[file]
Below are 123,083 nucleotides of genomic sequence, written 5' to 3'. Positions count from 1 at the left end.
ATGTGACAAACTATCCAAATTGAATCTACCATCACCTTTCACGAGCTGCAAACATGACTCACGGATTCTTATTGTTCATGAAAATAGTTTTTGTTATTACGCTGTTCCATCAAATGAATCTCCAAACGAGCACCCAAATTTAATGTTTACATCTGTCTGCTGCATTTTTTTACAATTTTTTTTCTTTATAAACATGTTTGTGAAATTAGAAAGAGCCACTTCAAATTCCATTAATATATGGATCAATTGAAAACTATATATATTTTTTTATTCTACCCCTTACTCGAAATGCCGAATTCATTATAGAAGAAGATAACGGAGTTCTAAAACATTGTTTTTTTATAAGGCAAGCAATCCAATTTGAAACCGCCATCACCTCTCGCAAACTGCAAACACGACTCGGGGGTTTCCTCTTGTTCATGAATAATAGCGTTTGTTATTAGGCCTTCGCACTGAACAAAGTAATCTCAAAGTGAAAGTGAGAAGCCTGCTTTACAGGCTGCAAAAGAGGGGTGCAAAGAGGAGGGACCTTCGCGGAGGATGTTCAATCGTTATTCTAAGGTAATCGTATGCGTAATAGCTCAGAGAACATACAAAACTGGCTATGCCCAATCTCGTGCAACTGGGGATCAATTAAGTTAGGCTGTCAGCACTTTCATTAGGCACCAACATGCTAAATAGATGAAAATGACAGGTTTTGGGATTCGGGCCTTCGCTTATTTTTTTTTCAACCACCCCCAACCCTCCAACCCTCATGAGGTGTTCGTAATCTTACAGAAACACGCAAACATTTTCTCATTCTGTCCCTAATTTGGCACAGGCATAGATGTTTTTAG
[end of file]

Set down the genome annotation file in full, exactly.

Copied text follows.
Below are 123,083 nucleotides of genomic sequence, written 5' to 3'. Positions count from 1 at the left end.
ATGTGACAAACTATCCAAATTGAATCTACCATCACCTTTCACGAGCTGCAAACATGACTCACGGATTCTTATTGTTCATGAAAATAGTTTTTGTTATTACGCTGTTCCATCAAATGAATCTCCAAACGAGCACCCAAATTTAATGTTTACATCTGTCTGCTGCATTTTTTTACAATTTTTTTTCTTTATAAACATGTTTGTGAAATTAGAAAGAGCCACTTCAAATTCCATTAATATATGGATCAATTGAAAACTATATATATTTTTTTATTCTACCCCTTACTCGAAATGCCGAATTCATTATAGAAGAAGATAACGGAGTTCTAAAACATTGTTTTTTTATAAGGCAAGCAATCCAATTTGAAACCGCCATCACCTCTCGCAAACTGCAAACACGACTCGGGGGTTTCCTCTTGTTCATGAATAATAGCGTTTGTTATTAGGCCTTCGCACTGAACAAAGTAATCTCAAAGTGAAAGTGAGAAGCCTGCTTTACAGGCTGCAAAAGAGGGGTGCAAAGAGGAGGGACCTTCGCGGAGGATGTTCAATCGTTATTCTAAGGTAATCGTATGCGTAATAGCTCAGAGAACATACAAAACTGGCTATGCCCAATCTCGTGCAACTGGGGATCAATTAAGTTAGGCTGTCAGCACTTTCATTAGGCACCAACATGCTAAATAGATGAAAATGACAGGTTTTGGGATTCGGGCCTTCGCTTATTTTTTTTTCAACCACCCCCAACCCTCCAACCCTCATGAGGTGTTCGTAATCTTACAGAAACACGCAAACATTTTCTCATTCTGTCCCTAATTTGGCACAGGCATAGATGTTTTTAG